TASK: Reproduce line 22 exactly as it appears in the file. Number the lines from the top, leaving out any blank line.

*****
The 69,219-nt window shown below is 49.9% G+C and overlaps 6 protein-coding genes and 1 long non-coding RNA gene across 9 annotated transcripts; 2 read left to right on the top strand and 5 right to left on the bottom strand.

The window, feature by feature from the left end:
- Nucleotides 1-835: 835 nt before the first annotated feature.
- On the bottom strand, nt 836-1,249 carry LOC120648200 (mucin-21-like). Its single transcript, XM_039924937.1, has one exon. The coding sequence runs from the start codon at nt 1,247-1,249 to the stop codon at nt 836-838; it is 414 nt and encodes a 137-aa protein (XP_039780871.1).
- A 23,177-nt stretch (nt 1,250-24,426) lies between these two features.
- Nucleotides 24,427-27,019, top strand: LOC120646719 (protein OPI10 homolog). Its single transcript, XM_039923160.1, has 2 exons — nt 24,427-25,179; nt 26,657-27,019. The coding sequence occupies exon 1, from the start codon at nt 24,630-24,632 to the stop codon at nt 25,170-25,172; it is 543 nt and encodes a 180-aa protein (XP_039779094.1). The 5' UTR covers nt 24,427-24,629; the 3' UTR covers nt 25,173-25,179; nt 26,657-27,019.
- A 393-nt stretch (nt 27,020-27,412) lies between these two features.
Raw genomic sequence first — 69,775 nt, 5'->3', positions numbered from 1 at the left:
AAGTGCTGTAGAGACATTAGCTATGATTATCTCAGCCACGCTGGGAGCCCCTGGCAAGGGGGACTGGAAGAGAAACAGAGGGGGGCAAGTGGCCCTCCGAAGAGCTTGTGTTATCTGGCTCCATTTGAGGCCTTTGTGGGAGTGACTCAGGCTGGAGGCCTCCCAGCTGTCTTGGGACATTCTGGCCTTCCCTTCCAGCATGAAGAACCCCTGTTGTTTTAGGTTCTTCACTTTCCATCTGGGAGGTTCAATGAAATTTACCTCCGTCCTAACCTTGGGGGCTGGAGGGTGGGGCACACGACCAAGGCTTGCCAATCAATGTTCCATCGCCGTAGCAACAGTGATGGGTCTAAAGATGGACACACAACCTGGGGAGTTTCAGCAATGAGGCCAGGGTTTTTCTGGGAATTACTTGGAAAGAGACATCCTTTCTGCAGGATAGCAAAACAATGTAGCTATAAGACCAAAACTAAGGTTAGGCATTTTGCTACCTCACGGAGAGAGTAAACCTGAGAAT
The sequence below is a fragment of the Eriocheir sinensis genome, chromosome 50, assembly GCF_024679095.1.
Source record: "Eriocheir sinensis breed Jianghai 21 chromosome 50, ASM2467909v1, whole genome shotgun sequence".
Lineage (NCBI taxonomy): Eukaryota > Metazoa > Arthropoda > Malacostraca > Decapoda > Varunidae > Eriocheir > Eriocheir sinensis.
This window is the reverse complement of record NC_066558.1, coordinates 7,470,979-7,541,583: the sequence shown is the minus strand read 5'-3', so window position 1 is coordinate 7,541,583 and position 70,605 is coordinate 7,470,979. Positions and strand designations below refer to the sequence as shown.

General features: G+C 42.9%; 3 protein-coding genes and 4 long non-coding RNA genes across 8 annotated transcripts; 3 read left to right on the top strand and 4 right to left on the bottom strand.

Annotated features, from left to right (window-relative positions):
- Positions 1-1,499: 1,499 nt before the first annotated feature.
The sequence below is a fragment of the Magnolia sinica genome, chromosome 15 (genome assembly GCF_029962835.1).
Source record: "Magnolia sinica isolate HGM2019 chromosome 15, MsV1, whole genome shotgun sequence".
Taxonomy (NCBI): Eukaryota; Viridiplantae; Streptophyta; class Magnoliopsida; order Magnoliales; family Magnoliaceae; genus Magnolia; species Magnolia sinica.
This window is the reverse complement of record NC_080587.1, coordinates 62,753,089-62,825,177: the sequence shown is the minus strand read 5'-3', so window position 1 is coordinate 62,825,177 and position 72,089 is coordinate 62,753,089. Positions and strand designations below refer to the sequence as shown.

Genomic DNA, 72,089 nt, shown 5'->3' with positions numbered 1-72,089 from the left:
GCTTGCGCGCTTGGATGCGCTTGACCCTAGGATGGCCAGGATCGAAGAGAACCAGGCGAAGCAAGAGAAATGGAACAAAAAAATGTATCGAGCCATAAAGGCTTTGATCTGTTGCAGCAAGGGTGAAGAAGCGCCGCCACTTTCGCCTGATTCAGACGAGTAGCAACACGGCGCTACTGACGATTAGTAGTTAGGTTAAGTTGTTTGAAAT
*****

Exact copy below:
GCTTGCGCGCTTGGATGCGCTTGACCCTAGGATGGCCAGGATCGAAGAGAACCAGGCGAAGCAAGAGAAATGGAACAAAAAAATGTATCGAGCCATAAAGGCTTTGATCTGTTGCAGCAAGGGTGAAGAAGCGCCGCCACTTTCGCCTGATTCAGACGAGTAGCAACACGGCGCTACTGACGATTAGTAGTTAGGTTAAGTTGTTTGAAAT